On the rebound after a dalliance with AbbVie and its $55 billion red herring, Shire CEO Flemming Ornskov is back on the offensive, talking up his company's potential to rub elbows with the biggest among Big Biotech.
A year after former partner GlaxoSmithKline closed the door on what could have been a $1.5 billion collaboration, Mountain View, CA's ChemoCentryx is touting a Phase II victory for its kidney disease treatment, news that promptly doubled its share value.
Novartis' new anti-inflammatory treatment cleared up psoriasis better than Johnson & Johnson's Stelara in a Phase III trial, a second head-to-head victory for the injectable drug as it nears U.S. and European approvals.
Having shepherded Genentech's R&D operations through the takeover by Roche, Richard Scheller will retire at the end of 2014. Roche has lined up Michael Varney, Genentech's head of small molecule drug discovery, to replace Scheller.
In this week's EuroBiotech Report, Shire impressed analysts with its bullish forecasts for sales growth between now and 2020, while also taking steps to ensure its pipeline is well stocked beyond that date by moving antibody candidates discovered in its 2012 alliance with arGEN-X into preclinical development. And more.
Merck won the FDA's blessing for a next-generation HPV vaccine designed to usurp Gardasil, putting it in line for billions in revenue.
Takeda, in the process of trimming down its R&D efforts, has inked a collaborative research deal with Australia's Monash University to discover and develop new treatments for gastrointestinal diseases.
Houston's Bellicum Pharmaceuticals has laid out plans to raise as much as $121 million in an IPO, cash that'll support its proprietary take on a promising new approach to oncology.
Investigators have suspended a Phase I study of NewLink Genetics' Ebola virus vaccine just weeks after Merck stepped in to license it, citing a safety issue that could delay the pharma giant's plans to quickly ramp up production.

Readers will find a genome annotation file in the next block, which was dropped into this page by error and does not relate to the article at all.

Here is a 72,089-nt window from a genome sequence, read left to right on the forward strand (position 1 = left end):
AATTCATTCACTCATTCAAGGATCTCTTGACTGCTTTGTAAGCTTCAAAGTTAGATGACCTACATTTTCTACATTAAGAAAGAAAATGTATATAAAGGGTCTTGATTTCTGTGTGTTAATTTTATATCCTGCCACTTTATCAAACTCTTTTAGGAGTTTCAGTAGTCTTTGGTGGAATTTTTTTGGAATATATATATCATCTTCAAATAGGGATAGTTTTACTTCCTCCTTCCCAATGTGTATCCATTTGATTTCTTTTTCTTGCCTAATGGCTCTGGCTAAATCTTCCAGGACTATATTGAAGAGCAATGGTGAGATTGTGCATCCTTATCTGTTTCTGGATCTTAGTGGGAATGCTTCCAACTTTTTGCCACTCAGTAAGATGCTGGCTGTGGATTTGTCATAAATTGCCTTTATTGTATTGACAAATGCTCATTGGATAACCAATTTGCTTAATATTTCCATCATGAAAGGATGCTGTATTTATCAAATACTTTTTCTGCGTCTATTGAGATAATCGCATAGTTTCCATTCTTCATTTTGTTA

Amicus Therapeutics says it's on track to file its Fabry disease treatment for European approval next year, the next major step for a biotech in the midst of comeback.
Fresh from raising $80 million and being featured in The New York Times, Naurex has posted Phase IIb data to back up its belief it will be the company that finally turns the receptor affected by party drug Special K into a viable target for treatment of depression.
Merck's pembrolizumab, sold as Keytruda, showed promising signs of efficacy in a particularly deadly brand of breast cancer, early data that could expand the use for a new class of treatments expected to take the market by storm.
Unhappy with declining drug sales and diminishing returns on R&D, French drugmaker Pierre Fabre is planning to slash 551 jobs, shifting the balance of its business away from pharmaceuticals.
Biotech backer Versant Ventures has put together a $305 million new purse, cash that will bankroll a new generation of drug developers with a particular focus on Canada's startup scene.
Shire, settling into life on its own after a failed merger with AbbVie, believes its in-development drugs can bring in a combined $3 billion in sales by 2020, sharpening its focus on rare diseases and keeping an eye out for bolt-on acquisitions.
After three years of declining returns on R&D spend, the 12 largest operations have finally achieved an uptick in what they receive for each dollar of outlay. But the result is more of a bottoming out than a major turnaround, with returns still well below levels seen in 2010 and at least one company posting a negative yield.
Juno Therapeutics, whose approach to treating cancer has turned heads around the industry, has set terms for its highly anticipated IPO, looking to raise as much as $191 million as it works to train the immune system to better fight tumors.
Amgen and Merck have launched an early-stage trial pairing their respective cancer immunotherapies, looking to confirm the clinical and commercial promise of combination approaches to cancer.
Angiochem pulled off the rare feat of getting an anticancer antibody through the brain's protective mesh in a preclinical study, and now the Canadian biotech is on the hunt for partners to take the next step.
With its designs on AstraZeneca at least temporarily abandoned, Pfizer has set out to create an immuno-oncology portfolio of its own, signing a deal with a Belgian biotech to get its hands on treatments that promise to sharpen the body's anticancer weaponry.